Allitt, 24, who has now been found guilty of the murders of three babies, was also convicted of the attempted murder of Bradley Gibson, aged five, who was injected with potassium as he slept. The attack left him permanently lame in one leg and unable to control his bladder or bowel.
A jury aquitted Allitt of attempting to murder Patrick Elstone, seven weeks, but decided she had assaulted him causing grievous bodily harm. Patrick was permanently brain damaged by Allitt's smothering attacks.
Allitt was not in court. She is in Rampton special hospital, Nottinghamshire, suffering from anorexia nervosa, and has not attended her trial, which opened on 15 February, since 12 March.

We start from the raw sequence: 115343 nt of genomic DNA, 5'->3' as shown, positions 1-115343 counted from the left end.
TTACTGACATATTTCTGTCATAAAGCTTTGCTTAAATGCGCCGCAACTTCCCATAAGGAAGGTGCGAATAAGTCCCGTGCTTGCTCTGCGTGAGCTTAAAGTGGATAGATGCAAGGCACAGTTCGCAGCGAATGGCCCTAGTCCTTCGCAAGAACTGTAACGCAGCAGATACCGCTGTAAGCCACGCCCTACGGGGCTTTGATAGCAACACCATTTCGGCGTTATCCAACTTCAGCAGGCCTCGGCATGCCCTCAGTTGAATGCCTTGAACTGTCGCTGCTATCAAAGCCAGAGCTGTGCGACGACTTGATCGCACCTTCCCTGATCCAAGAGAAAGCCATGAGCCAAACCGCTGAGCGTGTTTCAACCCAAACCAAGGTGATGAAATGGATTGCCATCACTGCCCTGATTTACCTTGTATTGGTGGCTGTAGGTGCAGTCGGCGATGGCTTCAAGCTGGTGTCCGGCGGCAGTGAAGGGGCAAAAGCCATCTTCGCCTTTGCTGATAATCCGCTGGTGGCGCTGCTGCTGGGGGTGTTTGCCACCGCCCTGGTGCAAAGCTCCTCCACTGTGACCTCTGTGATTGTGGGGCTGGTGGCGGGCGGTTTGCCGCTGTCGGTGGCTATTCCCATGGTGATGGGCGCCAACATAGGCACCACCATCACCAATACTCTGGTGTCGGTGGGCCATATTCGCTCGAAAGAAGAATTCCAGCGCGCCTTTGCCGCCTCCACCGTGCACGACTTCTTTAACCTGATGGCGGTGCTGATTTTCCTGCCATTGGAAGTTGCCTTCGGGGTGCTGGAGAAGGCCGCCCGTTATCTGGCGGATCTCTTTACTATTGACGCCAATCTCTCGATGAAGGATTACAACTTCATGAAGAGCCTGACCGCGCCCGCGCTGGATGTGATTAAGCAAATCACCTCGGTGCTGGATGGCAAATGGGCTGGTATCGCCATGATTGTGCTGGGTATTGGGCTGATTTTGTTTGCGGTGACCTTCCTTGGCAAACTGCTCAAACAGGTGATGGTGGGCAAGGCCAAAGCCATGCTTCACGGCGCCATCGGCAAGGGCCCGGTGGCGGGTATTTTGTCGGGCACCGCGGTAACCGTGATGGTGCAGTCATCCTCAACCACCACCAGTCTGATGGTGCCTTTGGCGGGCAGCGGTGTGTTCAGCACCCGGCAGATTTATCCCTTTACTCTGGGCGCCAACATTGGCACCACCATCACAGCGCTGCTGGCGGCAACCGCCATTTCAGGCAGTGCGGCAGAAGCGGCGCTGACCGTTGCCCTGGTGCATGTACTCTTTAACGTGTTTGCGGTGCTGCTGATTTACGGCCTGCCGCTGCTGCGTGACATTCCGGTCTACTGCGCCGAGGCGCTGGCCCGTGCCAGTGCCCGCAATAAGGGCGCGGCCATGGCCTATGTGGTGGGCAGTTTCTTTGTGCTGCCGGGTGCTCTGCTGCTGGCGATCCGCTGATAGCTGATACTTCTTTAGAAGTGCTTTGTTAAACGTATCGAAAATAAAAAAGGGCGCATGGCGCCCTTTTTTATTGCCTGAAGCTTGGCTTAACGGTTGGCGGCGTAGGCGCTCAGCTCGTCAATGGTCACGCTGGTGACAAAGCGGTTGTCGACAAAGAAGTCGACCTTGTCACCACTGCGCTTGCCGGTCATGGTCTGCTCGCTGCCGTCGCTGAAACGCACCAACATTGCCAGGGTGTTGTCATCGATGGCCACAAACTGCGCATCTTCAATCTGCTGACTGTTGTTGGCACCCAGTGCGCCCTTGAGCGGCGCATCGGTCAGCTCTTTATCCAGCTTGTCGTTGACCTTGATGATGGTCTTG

The jury of five women and seven men, which retired on Tuesday, will today resume consideration of seven remaining charges, including one of murder. The jurors decided yesterday that Liam, suffering from a chest infection, was fatally left alone with Allitt. His condition deteriorated when he had been in her care, surprising medical staff.
It was Allitt who raised the alarm as Liam's condition worsened. 'Oh, look at him, he's gone a funny colour. Does he look blotchy to you?' she asked a nursing colleague.
Later Allitt again shouted out in alarm. Liam suffered a heart attack. Alarms connected to his body had failed mysteriously to alert staff to his deterioration.
Liam was brain damaged, and died in the early hours of 23 February 1991, the first of the 15 victims Allitt, of Corby Glen, Lincolnshire, is alleged to have attacked.Reuse content